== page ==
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The role of interfacial lipids in stabilizing membrane protein oligomers


Oligomerization of membrane proteins in response to lipid binding has a critical role in many cell-signalling pathways1 but is often difficult to define2 or predict3. Here we report the development of a mass spectrometry platform to determine simultaneously the presence of interfacial lipids and oligomeric stability and to uncover how lipids act as key regulators of membrane-protein association. Evaluation of oligomeric strength for a dataset of 125 α-helical oligomeric membrane proteins reveals an absence of interfacial lipids in the mass spectra of 12 membrane proteins with high oligomeric stability. For the bacterial homologue of the eukaryotic biogenic transporters (LeuT4, one of the proteins with the lowest oligomeric stability), we found a precise cohort of lipids within the dimer interface. Delipidation, mutation of lipid-binding sites or expression in cardiolipin-deficient Escherichia coli abrogated dimer formation. Molecular dynamics simulation revealed that cardiolipin acts as a bidentate ligand, bridging across subunits. Subsequently, we show that for the Vibrio splendidus sugar transporter SemiSWEET5, another protein with low oligomeric stability, cardiolipin shifts the equilibrium from monomer to functional dimer. We hypothesized that lipids are essential for dimerization of the Na+/H+ antiporter NhaA from E. coli, which has the lowest oligomeric strength, but not for the substantially more stable homologous Thermus thermophilus protein NapA. We found that lipid binding is obligatory for dimerization of NhaA, whereas NapA has adapted to form an interface that is stable without lipids. Overall, by correlating interfacial strength with the presence of interfacial lipids, we provide a rationale for understanding the role of lipids in both transient and stable interactions within a range of α-helical membrane proteins, including G-protein-coupled receptors.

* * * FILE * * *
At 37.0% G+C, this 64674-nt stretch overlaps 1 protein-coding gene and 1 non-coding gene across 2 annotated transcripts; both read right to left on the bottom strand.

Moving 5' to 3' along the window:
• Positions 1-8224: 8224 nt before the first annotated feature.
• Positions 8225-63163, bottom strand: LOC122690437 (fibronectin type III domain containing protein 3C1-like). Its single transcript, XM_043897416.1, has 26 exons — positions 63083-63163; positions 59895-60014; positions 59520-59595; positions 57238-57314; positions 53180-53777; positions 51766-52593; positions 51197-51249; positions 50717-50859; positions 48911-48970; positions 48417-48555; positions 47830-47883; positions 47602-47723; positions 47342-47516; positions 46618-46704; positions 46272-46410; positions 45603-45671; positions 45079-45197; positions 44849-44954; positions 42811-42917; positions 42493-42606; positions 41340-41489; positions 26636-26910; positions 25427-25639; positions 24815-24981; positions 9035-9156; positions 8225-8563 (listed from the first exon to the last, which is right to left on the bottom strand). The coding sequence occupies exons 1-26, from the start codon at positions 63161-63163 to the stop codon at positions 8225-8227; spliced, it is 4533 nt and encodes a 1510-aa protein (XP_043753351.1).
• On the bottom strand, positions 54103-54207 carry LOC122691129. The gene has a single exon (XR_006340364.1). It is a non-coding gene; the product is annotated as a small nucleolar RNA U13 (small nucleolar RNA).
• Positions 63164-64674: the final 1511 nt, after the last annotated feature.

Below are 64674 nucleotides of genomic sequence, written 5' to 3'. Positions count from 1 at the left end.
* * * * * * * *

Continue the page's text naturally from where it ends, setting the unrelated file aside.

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Figure 1: Plot of buried surface area and number of salt bridges for oligomeric α-helical membrane proteins and native mass spectra.
Figure 2: Schematic of the high-energy MS/MS platform, mass spectra and molecular dynamics simulations of the lipid-bound LeuT dimer.
Figure 3: Mass spectrum recorded for SemiSWEET and the effect of cardiolipin on the monomer–dimer equilibrium.
Figure 4: Comparison of mass spectra of NhaA with NapA and plot of transporter stabilities with assorted G-protein-coupled receptors.